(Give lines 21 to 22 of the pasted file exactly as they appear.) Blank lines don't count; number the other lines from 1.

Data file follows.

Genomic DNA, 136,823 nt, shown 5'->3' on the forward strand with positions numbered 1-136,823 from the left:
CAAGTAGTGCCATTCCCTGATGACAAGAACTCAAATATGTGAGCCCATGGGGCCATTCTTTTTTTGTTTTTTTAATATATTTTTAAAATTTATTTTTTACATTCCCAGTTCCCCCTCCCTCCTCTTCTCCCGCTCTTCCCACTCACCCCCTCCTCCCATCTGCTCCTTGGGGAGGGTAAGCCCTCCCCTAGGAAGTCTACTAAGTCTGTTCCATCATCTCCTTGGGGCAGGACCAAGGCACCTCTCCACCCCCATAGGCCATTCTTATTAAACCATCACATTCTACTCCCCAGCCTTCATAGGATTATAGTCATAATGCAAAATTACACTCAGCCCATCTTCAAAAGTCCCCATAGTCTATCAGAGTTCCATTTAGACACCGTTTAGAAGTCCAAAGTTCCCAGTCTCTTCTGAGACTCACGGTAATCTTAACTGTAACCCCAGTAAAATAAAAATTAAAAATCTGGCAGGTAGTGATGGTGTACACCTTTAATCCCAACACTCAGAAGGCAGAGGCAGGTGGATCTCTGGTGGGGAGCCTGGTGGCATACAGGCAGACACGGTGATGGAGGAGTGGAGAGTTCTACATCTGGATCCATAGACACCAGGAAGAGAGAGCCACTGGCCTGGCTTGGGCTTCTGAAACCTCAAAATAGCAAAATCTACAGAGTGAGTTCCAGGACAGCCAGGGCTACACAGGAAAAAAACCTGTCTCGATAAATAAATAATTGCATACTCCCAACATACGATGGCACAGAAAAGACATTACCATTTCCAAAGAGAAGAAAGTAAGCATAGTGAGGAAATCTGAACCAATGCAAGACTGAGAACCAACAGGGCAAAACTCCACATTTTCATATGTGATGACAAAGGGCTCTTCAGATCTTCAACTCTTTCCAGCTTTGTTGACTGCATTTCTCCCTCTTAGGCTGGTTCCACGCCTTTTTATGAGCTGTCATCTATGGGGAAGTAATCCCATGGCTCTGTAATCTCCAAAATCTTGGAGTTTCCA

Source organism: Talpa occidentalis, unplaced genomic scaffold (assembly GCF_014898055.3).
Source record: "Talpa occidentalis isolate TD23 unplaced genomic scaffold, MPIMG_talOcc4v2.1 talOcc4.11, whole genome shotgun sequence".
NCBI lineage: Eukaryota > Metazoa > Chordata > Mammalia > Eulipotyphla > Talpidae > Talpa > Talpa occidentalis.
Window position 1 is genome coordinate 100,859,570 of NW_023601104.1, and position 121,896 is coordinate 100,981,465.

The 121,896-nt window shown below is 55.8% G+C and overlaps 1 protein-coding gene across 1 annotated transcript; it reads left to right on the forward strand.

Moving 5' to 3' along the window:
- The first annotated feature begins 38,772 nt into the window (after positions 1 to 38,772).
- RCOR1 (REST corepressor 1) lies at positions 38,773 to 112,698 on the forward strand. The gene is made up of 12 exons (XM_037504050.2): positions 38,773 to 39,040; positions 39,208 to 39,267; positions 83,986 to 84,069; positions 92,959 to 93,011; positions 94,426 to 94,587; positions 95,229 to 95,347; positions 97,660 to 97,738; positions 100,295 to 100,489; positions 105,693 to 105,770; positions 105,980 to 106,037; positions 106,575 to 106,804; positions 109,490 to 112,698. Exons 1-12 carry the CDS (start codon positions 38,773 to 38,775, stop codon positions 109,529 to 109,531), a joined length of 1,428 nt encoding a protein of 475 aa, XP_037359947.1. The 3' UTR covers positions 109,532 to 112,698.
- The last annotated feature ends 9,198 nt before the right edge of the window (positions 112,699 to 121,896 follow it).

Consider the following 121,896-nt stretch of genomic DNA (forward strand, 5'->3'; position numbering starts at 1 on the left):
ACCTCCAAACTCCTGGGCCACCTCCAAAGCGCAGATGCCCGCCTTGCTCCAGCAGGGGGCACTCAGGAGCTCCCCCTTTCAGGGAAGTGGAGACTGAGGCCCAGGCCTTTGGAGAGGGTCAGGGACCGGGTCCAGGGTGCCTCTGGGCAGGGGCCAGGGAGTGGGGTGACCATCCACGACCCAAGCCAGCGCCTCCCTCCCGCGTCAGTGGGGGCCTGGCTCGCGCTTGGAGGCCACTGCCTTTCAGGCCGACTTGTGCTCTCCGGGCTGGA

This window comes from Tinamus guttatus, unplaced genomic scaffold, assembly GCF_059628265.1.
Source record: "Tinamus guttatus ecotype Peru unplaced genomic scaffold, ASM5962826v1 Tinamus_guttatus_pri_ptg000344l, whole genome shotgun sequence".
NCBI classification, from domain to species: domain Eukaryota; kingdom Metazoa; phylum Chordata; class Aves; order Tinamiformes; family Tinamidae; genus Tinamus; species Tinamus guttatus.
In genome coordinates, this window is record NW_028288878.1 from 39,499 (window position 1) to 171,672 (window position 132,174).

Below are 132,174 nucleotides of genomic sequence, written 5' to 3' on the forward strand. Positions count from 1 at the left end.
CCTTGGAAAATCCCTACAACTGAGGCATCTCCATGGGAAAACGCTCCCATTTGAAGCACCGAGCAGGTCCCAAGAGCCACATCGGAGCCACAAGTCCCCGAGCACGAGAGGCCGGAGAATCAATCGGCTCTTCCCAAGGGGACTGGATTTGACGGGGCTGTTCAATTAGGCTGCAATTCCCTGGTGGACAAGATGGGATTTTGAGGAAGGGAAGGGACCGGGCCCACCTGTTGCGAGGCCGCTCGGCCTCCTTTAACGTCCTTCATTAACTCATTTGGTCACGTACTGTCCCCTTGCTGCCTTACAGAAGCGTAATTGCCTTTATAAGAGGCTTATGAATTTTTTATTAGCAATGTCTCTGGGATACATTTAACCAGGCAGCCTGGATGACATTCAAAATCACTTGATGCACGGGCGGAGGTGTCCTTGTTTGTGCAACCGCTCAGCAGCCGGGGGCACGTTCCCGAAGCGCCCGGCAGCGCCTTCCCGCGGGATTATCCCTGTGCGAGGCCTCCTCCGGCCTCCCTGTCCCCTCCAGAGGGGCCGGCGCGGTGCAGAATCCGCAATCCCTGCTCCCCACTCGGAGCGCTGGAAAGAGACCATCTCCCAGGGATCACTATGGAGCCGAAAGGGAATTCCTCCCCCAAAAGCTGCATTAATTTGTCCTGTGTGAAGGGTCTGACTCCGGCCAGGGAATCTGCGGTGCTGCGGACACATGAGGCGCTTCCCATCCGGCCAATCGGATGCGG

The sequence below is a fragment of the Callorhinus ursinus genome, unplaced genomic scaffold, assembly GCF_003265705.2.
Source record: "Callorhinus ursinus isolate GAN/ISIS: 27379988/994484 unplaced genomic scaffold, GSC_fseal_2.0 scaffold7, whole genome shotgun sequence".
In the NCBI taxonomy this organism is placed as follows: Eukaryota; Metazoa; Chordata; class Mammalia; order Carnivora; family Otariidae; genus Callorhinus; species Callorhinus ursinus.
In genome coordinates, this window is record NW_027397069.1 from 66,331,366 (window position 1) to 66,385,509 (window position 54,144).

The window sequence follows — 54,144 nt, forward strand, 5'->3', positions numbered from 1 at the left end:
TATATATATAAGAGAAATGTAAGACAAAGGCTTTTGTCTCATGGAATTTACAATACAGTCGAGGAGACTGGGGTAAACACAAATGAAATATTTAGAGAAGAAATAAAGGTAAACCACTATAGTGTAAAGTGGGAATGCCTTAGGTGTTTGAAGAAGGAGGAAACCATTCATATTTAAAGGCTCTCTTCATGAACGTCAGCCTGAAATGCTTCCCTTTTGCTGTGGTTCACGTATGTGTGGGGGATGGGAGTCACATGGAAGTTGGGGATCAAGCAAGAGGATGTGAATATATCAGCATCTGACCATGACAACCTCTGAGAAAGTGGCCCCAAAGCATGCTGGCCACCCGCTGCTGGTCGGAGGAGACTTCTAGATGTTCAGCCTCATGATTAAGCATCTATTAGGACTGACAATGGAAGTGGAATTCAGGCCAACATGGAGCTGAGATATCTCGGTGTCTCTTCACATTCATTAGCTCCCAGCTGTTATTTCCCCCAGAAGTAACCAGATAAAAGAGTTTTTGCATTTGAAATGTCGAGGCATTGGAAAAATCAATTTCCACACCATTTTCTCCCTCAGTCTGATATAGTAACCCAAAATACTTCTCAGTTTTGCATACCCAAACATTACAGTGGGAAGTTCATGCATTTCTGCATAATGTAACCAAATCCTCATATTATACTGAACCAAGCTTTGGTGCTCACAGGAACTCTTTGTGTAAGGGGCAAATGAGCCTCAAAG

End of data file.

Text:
Source record: "Callorhinus ursinus isolate GAN/ISIS: 27379988/994484 unplaced genomic scaffold, GSC_fseal_2.0 scaffold7, whole genome shotgun sequence".
In the NCBI taxonomy this organism is placed as follows: Eukaryota; Metazoa; Chordata; class Mammalia; order Carnivora; family Otariidae; genus Callorhinus; species Callorhinus ursinus.